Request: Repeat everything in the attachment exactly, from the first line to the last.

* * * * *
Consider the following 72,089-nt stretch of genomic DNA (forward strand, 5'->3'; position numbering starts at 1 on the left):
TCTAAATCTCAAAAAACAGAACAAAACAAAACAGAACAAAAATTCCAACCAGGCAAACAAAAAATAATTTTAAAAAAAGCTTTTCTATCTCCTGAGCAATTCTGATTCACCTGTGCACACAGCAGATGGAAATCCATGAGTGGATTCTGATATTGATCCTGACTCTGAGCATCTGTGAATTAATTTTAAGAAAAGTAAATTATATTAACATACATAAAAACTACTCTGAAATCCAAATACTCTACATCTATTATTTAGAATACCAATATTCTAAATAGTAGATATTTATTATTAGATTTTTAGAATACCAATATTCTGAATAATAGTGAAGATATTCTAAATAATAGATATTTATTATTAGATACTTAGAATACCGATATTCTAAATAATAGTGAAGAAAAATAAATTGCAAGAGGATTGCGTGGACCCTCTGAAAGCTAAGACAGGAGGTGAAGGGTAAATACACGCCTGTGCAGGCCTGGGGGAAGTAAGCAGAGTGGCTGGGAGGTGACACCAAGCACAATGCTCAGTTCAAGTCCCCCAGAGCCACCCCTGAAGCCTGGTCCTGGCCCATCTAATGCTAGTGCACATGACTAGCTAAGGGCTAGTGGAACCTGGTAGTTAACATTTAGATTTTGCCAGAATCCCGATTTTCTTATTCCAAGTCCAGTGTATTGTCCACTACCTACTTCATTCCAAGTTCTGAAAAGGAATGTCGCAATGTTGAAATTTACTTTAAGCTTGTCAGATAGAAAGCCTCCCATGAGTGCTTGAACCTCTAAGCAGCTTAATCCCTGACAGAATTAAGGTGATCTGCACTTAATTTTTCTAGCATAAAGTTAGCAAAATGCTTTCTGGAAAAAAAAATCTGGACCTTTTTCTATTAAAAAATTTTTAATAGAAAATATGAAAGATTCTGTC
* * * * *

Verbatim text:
Consider the following 72,089-nt stretch of genomic DNA (forward strand, 5'->3'; position numbering starts at 1 on the left):
TCTAAATCTCAAAAAACAGAACAAAACAAAACAGAACAAAAATTCCAACCAGGCAAACAAAAAATAATTTTAAAAAAAGCTTTTCTATCTCCTGAGCAATTCTGATTCACCTGTGCACACAGCAGATGGAAATCCATGAGTGGATTCTGATATTGATCCTGACTCTGAGCATCTGTGAATTAATTTTAAGAAAAGTAAATTATATTAACATACATAAAAACTACTCTGAAATCCAAATACTCTACATCTATTATTTAGAATACCAATATTCTAAATAGTAGATATTTATTATTAGATTTTTAGAATACCAATATTCTGAATAATAGTGAAGATATTCTAAATAATAGATATTTATTATTAGATACTTAGAATACCGATATTCTAAATAATAGTGAAGAAAAATAAATTGCAAGAGGATTGCGTGGACCCTCTGAAAGCTAAGACAGGAGGTGAAGGGTAAATACACGCCTGTGCAGGCCTGGGGGAAGTAAGCAGAGTGGCTGGGAGGTGACACCAAGCACAATGCTCAGTTCAAGTCCCCCAGAGCCACCCCTGAAGCCTGGTCCTGGCCCATCTAATGCTAGTGCACATGACTAGCTAAGGGCTAGTGGAACCTGGTAGTTAACATTTAGATTTTGCCAGAATCCCGATTTTCTTATTCCAAGTCCAGTGTATTGTCCACTACCTACTTCATTCCAAGTTCTGAAAAGGAATGTCGCAATGTTGAAATTTACTTTAAGCTTGTCAGATAGAAAGCCTCCCATGAGTGCTTGAACCTCTAAGCAGCTTAATCCCTGACAGAATTAAGGTGATCTGCACTTAATTTTTCTAGCATAAAGTTAGCAAAATGCTTTCTGGAAAAAAAAATCTGGACCTTTTTCTATTAAAAAATTTTTAATAGAAAATATGAAAGATTCTGTC